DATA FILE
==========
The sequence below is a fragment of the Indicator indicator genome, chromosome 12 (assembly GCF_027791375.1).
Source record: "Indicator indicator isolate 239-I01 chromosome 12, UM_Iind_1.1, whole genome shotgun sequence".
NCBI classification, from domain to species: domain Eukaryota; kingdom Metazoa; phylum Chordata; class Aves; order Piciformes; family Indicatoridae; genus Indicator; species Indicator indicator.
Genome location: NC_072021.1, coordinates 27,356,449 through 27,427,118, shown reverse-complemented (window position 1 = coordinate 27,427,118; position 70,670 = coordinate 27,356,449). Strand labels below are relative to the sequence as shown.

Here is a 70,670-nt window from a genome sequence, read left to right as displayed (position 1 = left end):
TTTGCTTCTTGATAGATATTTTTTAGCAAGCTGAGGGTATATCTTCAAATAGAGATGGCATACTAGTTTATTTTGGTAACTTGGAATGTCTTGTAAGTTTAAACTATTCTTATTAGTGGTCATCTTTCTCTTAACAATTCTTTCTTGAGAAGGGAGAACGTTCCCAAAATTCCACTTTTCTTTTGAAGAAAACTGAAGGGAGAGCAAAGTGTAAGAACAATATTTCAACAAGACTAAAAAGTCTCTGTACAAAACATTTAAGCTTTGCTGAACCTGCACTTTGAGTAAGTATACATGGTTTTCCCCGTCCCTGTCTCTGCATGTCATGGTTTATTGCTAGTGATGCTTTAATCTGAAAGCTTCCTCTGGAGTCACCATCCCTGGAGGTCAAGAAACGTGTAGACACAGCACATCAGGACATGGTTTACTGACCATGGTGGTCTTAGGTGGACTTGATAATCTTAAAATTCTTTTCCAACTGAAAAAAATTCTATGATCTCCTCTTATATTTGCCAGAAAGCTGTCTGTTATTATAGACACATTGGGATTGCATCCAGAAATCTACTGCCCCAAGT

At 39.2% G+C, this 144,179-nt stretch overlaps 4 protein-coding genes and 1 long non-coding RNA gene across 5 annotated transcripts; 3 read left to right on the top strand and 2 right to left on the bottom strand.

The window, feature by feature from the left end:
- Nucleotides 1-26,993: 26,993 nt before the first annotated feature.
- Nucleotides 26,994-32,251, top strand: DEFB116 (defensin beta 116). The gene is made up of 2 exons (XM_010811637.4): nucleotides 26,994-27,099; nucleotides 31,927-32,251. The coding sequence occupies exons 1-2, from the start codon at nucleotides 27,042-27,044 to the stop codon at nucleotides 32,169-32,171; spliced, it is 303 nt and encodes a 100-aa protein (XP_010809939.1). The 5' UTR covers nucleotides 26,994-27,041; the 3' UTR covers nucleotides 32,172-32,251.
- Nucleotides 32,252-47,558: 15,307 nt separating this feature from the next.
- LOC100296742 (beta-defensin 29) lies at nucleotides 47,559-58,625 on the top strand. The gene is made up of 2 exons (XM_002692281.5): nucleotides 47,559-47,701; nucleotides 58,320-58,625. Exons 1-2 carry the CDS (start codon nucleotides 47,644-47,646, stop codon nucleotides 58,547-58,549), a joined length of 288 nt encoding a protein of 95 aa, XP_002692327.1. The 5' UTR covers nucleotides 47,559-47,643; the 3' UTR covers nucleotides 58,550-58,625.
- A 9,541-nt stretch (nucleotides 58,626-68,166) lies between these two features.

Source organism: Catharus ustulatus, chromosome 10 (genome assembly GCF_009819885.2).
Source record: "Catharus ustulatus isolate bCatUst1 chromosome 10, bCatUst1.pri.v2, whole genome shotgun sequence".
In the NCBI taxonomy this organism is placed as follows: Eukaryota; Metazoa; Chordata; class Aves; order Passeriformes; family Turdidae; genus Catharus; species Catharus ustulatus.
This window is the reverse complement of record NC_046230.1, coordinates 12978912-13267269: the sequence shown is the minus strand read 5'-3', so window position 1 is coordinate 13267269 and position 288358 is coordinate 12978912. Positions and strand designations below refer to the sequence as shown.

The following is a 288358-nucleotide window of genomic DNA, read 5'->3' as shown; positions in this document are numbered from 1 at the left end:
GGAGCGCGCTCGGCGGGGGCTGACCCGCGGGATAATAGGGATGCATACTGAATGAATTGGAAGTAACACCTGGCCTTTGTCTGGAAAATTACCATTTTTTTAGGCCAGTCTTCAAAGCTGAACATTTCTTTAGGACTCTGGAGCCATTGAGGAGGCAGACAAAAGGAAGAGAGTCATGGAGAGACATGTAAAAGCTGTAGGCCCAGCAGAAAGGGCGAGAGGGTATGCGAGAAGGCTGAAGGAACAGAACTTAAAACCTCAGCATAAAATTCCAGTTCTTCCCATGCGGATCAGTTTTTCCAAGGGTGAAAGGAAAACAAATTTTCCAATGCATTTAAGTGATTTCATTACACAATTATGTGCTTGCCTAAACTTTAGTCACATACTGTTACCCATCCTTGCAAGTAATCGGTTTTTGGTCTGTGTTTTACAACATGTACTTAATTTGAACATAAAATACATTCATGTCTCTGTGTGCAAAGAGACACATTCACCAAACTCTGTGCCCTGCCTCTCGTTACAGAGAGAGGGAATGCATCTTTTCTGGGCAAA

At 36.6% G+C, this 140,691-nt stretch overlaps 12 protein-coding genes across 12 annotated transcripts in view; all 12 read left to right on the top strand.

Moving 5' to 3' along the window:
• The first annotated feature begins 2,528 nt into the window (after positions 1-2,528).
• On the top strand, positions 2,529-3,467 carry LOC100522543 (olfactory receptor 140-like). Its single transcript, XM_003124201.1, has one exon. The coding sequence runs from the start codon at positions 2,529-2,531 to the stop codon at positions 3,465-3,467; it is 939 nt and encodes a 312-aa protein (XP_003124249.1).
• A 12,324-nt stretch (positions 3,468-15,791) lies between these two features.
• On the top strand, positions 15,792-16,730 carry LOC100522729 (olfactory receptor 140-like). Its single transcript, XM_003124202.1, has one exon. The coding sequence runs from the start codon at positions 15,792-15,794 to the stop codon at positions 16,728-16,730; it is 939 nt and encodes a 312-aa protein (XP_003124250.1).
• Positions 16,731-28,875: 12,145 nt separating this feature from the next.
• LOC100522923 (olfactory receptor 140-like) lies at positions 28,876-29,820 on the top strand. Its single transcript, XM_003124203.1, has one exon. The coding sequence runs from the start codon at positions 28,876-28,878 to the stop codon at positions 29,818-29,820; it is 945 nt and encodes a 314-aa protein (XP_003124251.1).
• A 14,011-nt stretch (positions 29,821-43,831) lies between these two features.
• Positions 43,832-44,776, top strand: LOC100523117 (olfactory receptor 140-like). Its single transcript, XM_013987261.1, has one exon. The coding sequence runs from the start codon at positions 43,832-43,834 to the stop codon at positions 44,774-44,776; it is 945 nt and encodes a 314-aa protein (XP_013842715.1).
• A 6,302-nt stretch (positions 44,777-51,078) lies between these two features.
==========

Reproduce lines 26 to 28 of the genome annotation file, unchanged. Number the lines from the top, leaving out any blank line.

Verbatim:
• Positions 16,731-28,875: 12,145 nt separating this feature from the next.
• LOC100522923 (olfactory receptor 140-like) lies at positions 28,876-29,820 on the top strand. Its single transcript, XM_003124203.1, has one exon. The coding sequence runs from the start codon at positions 28,876-28,878 to the stop codon at positions 29,818-29,820; it is 945 nt and encodes a 314-aa protein (XP_003124251.1).
• A 14,011-nt stretch (positions 29,821-43,831) lies between these two features.